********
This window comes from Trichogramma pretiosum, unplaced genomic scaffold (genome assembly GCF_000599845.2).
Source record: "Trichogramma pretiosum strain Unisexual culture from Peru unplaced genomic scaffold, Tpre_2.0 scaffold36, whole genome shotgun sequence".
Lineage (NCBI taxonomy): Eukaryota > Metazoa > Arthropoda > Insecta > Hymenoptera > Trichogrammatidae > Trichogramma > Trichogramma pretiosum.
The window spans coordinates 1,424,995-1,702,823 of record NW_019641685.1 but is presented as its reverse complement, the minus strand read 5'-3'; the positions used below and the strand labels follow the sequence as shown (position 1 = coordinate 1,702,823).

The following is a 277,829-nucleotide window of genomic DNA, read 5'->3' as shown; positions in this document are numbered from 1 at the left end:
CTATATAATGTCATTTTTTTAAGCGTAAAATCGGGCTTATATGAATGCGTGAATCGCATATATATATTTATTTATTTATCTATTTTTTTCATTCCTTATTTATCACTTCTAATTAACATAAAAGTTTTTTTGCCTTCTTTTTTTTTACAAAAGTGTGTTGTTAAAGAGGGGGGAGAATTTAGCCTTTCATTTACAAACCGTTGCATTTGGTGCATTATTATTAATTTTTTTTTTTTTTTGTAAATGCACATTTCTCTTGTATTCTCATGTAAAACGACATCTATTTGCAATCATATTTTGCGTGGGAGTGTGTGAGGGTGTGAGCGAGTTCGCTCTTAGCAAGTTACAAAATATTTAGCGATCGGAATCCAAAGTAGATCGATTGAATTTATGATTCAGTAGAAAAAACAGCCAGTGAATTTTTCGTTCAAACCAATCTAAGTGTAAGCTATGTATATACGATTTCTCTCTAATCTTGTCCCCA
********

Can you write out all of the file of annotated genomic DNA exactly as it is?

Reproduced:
This window comes from Trichogramma pretiosum, unplaced genomic scaffold (genome assembly GCF_000599845.2).
Source record: "Trichogramma pretiosum strain Unisexual culture from Peru unplaced genomic scaffold, Tpre_2.0 scaffold36, whole genome shotgun sequence".
Lineage (NCBI taxonomy): Eukaryota > Metazoa > Arthropoda > Insecta > Hymenoptera > Trichogrammatidae > Trichogramma > Trichogramma pretiosum.
The window spans coordinates 1,424,995-1,702,823 of record NW_019641685.1 but is presented as its reverse complement, the minus strand read 5'-3'; the positions used below and the strand labels follow the sequence as shown (position 1 = coordinate 1,702,823).

The following is a 277,829-nucleotide window of genomic DNA, read 5'->3' as shown; positions in this document are numbered from 1 at the left end:
CTATATAATGTCATTTTTTTAAGCGTAAAATCGGGCTTATATGAATGCGTGAATCGCATATATATATTTATTTATTTATCTATTTTTTTCATTCCTTATTTATCACTTCTAATTAACATAAAAGTTTTTTTGCCTTCTTTTTTTTTACAAAAGTGTGTTGTTAAAGAGGGGGGAGAATTTAGCCTTTCATTTACAAACCGTTGCATTTGGTGCATTATTATTAATTTTTTTTTTTTTTTGTAAATGCACATTTCTCTTGTATTCTCATGTAAAACGACATCTATTTGCAATCATATTTTGCGTGGGAGTGTGTGAGGGTGTGAGCGAGTTCGCTCTTAGCAAGTTACAAAATATTTAGCGATCGGAATCCAAAGTAGATCGATTGAATTTATGATTCAGTAGAAAAAACAGCCAGTGAATTTTTCGTTCAAACCAATCTAAGTGTAAGCTATGTATATACGATTTCTCTCTAATCTTGTCCCCA